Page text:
UNESCO added the building to their tentative list on 2000,[1] and listed it as a World Heritage Site in 2015 along with Hevsel Gardens.

Conservation[edit]

From 2000 to 2007, begun during the Mayorship of Feridun Çelik, a major restoration of the Fortress' walls was executed. Buildings that were built directly on the wall were removed, the walls were cleaned and a park was given place alongside the walls.[4] Though the walls and fortress itself were once compared to the Great Wall of China[5], this started to change as wars broke out during 2015[6]; walls from the fortress collapsed, along with a mosque, two churches, and the homes of many civilians, forcing some sections to be abandoned[6].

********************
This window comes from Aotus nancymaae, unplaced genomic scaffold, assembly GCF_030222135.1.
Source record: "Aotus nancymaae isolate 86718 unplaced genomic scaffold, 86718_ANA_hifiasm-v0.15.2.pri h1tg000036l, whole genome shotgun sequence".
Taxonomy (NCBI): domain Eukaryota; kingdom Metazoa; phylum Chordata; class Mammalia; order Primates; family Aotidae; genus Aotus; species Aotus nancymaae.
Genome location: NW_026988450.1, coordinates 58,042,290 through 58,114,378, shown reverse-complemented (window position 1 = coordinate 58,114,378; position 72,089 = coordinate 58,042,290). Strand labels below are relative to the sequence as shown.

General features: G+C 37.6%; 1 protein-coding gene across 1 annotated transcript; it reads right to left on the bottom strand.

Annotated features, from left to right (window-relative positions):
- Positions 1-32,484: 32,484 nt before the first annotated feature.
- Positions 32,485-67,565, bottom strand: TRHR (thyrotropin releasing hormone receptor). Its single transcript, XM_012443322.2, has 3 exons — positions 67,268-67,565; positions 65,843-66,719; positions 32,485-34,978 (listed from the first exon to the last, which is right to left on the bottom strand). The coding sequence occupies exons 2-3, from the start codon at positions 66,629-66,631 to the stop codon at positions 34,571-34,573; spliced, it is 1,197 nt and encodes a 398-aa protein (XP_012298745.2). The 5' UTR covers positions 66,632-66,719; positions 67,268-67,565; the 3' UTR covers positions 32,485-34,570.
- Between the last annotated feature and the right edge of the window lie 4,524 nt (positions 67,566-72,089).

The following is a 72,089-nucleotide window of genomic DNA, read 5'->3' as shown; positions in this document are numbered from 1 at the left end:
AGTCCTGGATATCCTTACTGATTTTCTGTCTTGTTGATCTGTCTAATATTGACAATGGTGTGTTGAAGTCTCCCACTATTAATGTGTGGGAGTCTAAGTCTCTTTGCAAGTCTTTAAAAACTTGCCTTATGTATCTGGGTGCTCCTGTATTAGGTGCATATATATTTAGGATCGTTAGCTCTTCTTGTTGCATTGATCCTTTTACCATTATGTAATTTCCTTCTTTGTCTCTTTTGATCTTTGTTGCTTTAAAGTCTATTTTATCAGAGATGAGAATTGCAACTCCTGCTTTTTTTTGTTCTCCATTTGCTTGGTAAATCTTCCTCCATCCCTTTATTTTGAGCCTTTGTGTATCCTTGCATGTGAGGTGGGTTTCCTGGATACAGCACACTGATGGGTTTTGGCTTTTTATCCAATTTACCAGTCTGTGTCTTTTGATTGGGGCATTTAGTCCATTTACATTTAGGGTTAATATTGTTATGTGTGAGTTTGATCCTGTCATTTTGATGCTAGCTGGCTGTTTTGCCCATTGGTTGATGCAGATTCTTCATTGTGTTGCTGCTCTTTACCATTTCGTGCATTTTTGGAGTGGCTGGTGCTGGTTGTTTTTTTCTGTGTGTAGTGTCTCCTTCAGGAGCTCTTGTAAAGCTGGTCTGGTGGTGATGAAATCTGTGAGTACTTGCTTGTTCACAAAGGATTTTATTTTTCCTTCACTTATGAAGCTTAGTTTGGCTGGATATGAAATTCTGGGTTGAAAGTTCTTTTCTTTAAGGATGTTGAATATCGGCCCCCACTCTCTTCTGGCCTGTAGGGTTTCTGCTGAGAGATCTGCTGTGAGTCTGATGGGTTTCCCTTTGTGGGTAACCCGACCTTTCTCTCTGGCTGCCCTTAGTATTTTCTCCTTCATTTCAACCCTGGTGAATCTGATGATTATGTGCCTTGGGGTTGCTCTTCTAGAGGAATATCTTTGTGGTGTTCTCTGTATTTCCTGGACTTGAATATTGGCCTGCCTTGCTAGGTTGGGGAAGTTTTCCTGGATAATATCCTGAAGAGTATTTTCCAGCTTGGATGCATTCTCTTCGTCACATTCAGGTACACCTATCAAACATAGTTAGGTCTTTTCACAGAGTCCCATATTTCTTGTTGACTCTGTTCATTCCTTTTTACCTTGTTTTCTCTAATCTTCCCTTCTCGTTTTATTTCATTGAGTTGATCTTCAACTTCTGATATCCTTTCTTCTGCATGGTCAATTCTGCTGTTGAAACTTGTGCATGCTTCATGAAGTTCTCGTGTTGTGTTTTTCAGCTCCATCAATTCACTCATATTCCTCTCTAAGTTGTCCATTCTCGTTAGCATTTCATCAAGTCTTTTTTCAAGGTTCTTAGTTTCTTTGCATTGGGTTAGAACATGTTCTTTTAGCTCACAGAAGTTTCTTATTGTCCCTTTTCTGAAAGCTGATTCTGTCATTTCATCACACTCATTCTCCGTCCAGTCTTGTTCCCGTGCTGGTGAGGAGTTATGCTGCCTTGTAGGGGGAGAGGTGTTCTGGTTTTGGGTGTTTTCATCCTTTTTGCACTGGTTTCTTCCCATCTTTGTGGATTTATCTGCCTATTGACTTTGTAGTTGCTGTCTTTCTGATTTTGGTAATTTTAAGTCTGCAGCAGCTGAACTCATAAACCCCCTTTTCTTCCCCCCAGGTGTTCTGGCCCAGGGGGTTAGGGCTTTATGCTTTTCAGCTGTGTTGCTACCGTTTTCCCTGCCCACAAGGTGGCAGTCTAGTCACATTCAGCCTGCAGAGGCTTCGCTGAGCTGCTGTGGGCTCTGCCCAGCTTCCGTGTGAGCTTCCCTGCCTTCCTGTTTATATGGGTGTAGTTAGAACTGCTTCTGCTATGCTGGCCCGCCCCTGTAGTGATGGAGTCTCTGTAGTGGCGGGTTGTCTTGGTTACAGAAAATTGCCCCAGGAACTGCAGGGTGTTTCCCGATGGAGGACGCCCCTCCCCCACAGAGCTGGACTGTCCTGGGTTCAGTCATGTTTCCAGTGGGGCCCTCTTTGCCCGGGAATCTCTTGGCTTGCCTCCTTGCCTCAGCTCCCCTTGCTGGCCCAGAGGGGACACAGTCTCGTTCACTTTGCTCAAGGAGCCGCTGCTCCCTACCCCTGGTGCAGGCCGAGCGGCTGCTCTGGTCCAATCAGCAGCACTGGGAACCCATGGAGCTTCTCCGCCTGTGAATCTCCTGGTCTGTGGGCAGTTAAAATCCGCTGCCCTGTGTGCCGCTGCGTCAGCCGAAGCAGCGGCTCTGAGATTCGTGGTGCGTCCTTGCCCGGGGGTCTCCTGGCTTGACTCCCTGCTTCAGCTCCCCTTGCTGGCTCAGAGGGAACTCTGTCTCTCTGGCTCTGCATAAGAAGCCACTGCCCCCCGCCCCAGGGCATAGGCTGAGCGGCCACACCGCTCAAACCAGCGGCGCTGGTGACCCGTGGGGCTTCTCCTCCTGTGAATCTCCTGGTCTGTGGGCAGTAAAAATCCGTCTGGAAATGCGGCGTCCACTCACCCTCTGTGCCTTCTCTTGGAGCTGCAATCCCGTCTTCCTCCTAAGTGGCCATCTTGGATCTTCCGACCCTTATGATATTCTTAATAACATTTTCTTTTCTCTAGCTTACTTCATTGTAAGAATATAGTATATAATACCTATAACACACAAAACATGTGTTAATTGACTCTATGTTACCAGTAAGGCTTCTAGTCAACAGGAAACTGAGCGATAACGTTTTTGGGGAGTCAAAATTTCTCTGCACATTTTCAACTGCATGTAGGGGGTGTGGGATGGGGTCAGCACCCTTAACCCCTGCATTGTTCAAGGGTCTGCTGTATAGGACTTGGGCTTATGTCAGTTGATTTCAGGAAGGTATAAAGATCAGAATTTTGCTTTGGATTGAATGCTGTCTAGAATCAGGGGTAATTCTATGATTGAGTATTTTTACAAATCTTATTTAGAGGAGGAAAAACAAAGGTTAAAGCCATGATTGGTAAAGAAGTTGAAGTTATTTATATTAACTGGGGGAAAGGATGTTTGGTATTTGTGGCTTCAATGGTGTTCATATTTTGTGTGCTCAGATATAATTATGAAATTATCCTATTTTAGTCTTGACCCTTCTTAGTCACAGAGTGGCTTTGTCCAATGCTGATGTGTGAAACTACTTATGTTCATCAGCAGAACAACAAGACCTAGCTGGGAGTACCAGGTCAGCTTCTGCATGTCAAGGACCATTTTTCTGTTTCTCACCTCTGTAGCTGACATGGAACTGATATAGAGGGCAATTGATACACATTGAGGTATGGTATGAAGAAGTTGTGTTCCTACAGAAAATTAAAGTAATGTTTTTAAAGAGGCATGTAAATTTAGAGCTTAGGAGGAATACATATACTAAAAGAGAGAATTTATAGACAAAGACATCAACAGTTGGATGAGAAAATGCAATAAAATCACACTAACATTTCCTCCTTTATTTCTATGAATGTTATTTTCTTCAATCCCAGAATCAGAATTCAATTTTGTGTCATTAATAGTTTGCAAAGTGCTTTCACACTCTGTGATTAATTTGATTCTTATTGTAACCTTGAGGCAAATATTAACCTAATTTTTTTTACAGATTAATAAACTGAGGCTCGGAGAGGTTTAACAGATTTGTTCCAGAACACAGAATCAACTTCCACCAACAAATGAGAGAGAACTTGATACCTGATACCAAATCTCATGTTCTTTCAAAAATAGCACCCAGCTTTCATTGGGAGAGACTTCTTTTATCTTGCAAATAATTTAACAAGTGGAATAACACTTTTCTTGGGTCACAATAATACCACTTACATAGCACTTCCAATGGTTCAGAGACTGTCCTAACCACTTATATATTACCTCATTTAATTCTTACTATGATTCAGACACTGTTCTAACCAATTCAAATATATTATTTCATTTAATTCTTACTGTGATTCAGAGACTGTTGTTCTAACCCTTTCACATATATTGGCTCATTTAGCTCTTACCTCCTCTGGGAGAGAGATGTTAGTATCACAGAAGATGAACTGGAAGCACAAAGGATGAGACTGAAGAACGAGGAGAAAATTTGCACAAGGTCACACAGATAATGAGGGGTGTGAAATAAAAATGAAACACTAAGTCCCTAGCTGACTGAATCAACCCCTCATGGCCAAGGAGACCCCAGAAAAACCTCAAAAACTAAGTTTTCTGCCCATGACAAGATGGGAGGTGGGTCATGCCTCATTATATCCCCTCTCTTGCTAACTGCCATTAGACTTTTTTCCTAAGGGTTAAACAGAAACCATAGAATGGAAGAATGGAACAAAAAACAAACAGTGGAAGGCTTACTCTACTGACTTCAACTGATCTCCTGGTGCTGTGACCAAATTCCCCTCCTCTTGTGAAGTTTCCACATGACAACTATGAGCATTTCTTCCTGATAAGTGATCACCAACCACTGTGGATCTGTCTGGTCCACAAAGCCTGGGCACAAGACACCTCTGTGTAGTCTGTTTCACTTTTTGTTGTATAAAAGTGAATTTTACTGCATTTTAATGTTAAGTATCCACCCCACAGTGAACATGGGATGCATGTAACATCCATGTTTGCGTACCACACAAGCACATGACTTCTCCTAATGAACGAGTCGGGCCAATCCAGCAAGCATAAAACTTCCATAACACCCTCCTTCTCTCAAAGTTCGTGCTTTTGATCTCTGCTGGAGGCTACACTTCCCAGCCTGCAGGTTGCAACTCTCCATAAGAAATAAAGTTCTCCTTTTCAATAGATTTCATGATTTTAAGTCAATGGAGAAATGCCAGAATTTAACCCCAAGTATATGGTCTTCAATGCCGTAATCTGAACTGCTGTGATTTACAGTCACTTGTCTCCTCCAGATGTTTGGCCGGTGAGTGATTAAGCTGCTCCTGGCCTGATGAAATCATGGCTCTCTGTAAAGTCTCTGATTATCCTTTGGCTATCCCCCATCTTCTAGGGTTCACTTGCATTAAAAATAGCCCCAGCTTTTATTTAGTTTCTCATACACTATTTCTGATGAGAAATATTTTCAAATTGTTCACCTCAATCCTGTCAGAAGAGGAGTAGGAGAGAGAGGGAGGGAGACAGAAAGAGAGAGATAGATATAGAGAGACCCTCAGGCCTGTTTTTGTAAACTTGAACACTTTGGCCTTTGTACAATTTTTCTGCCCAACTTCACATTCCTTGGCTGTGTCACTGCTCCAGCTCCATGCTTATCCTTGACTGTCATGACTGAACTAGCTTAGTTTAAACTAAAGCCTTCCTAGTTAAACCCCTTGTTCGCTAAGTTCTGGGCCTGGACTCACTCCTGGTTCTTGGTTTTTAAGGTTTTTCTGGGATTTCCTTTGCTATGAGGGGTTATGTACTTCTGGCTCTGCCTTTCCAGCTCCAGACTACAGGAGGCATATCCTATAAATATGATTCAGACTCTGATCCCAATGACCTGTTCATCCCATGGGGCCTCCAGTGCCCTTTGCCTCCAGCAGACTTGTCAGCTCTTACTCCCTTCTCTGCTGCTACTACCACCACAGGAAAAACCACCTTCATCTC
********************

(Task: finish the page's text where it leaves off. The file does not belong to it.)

As the war continued, the government of Turkey and UNESCO jointly began a reconstruction and preservation effort, intending to complete it within two years, starting with the demolition of part of the city.[6][7] On July 4th 2015, UNESCO added the fortress and Hevsel Gardens Cultural Landscape to UNESCO's World Heritage List.[8] UNESCO's main focus was to protect the environment of the land itself, more than the heritage of the land. The Turkish Prime Minister also spoke of plans to reconstruct the city walls as a great tourist attraction intended to resemble Paris; this provoked considerable controversy in Diyarbakır, with some locals arguing that they would lose their ancient culture heritage[6].